Although outdoor play for children may be more prevalent during summer, spending free time outside can particularly benefit a child’s development when pursued year-round. For parents and educators, hours spent outside shouldn’t be seen as a detraction from time that could be spent on schoolwork. Rather, outdoor play should be recognized not just as a treat reserved for summertime, but as a full-time staple of healthy development throughout the school year.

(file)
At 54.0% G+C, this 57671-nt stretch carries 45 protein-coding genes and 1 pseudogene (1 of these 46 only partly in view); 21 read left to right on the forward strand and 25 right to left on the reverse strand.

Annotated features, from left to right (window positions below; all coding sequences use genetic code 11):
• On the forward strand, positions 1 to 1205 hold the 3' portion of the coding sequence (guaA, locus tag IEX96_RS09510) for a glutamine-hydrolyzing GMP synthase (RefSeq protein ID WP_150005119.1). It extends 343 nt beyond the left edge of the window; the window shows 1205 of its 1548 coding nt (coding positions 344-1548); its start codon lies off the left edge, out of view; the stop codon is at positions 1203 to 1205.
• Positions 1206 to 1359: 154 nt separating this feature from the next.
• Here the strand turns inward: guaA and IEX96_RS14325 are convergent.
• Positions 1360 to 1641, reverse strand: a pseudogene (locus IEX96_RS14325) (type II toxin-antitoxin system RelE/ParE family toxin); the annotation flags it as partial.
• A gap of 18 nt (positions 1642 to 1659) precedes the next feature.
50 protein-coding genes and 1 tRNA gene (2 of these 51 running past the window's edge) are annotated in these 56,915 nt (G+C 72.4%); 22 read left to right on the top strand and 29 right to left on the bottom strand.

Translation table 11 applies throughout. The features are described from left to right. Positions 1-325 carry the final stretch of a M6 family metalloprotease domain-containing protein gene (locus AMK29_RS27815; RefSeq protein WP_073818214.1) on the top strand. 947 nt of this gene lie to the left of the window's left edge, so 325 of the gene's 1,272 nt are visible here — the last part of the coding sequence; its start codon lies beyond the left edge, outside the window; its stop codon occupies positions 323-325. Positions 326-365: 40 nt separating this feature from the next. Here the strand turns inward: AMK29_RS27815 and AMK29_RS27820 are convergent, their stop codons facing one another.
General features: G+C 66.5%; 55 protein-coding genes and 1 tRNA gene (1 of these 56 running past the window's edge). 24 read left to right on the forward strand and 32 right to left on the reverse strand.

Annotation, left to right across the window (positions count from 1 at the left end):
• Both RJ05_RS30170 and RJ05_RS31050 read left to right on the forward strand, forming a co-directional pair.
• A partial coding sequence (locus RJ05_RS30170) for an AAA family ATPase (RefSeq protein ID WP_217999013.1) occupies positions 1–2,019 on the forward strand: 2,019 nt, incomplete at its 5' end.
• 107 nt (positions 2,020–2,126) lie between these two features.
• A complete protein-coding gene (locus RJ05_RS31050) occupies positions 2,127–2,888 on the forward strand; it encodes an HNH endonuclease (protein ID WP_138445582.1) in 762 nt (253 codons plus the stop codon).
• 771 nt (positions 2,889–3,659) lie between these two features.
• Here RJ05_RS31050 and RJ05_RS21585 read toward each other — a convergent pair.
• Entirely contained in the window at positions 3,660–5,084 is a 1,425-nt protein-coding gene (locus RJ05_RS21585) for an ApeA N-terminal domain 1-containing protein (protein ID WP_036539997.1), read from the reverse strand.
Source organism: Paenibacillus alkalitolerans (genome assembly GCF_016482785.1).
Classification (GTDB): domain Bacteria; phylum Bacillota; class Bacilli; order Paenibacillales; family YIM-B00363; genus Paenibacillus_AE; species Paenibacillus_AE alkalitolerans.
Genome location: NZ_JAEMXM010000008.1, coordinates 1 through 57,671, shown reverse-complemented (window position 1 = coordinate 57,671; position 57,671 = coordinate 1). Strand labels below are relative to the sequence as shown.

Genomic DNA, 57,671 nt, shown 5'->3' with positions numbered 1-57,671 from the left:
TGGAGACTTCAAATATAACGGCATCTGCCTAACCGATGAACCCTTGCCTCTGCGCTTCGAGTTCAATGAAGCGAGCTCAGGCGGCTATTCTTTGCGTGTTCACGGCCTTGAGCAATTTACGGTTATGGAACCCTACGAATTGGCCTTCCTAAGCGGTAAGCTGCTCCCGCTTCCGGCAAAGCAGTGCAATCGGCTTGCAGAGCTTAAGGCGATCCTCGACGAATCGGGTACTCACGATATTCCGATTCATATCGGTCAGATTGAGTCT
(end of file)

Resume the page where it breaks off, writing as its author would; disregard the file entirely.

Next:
In addition to its more commonly known health benefits, outdoor play in childhood is also associated with many soft skills that are important for school success, such as executive functioning. Executive functioning is defined as a set of mental processes that enable us to plan, prioritize, focus attention, filter distractions, and more. These skills are important assets for learning in preschool, elementary school, and beyond.